Hertz Fellow David Thompson’s Orbital Sciences Milestone Launch: First Satellite Built by High School Students

November 19, 2013

Hertz Fellow David Thompson’s Orbital Sciences, Reaches Milepost: 25th Overall Launch of the Minotaur Family of Rockets; Payload Includes First Ever Satellite Built by High School Students

Orbital Sciences Corporation, the company led by Hertz Fellow David W. Thompson, will reach yet another milepost in the launch of its Minotaur rocket this evening, November 19. The launch will be the 25th overall launch of the Minotaur family of rockets and it carries the most satellites ever launched aboard a single rocket. Among the 29 satellites on board is the first ever satellite to be launched into space that has been built by high school students.

Students designed and built the TJ3 Sat and Orbital provided technical and financial assistance to the program. The primary payload for the ORS-3 mission is the U.S. Air Force STPSat-3 spacecraft. The rocket will also deploy 28 cubesats (discrete, scalable 1 kg1 100 x 100 x 100 mm cuboid spacecraft units) and carry three non separating tertiary payloads. The students’ TJ3 Sat is among the 28 cubesats.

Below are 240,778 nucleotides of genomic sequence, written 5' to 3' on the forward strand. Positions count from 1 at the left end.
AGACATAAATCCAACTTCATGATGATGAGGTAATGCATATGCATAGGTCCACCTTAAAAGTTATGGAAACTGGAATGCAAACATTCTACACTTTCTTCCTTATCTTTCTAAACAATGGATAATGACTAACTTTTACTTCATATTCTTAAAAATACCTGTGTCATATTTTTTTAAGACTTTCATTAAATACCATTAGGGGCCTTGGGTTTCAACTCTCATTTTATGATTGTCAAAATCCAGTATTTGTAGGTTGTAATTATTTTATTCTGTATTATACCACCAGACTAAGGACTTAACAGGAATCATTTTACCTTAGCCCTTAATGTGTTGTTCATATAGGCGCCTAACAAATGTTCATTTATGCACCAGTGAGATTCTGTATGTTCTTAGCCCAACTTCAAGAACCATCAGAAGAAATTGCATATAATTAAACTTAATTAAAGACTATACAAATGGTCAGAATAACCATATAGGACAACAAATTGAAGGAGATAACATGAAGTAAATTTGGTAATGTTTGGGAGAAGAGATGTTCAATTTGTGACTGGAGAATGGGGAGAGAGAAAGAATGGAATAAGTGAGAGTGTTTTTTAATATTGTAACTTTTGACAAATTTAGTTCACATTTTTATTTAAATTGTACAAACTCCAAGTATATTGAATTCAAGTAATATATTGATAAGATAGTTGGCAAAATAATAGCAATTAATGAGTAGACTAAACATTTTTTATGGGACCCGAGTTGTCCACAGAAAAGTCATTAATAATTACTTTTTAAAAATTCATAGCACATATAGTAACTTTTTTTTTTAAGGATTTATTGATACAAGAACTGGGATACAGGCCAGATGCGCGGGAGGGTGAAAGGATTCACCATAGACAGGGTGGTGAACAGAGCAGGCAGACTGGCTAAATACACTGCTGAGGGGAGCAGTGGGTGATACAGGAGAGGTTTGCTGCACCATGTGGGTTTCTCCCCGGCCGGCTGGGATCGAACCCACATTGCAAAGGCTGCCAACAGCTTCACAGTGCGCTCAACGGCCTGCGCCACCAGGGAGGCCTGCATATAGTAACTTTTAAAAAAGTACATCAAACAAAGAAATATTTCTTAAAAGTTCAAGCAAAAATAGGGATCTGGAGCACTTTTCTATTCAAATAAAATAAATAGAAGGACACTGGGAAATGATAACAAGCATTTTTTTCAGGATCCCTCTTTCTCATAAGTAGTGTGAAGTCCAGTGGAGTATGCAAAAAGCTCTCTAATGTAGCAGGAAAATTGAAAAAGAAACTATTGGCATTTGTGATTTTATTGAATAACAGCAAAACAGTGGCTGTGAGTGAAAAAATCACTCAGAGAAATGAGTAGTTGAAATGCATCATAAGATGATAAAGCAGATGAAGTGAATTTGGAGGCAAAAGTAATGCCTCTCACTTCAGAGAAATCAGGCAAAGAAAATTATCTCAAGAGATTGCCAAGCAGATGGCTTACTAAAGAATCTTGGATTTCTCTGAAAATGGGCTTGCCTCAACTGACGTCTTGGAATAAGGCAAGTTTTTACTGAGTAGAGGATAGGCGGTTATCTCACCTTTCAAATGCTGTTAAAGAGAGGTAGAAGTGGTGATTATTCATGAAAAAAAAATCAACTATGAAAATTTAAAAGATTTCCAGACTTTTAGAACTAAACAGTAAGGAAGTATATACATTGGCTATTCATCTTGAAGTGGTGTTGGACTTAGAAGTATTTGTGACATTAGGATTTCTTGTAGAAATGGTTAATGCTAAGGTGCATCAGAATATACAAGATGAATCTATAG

The launch of a Minotaur I rocket for the U.S. Air Force ORS-3 mission is the sixth Minotaur launch from the NASA Wallops Flight Facility and the second Minotaur launch from Wallops in the last three months. The planned launch window is 7:30-9:15 pm EST. The launch, from ignition to delivery of the satellites in orbit, will take less than twelve-and-a-half minutes with a targeted 500 km circular orbit at an inclination of 40.5 degrees.

The launch will bring to 74 the total number of satellites boosted into orbit aboard Minotaur rockets since the program’s first flight in 2000. More information about the students’ TJ3 Sat can be found by visiting http://www.orbital.com/NewsInfo/MissionUpdates/MinotaurI_ORS-3/TJ3Sat/.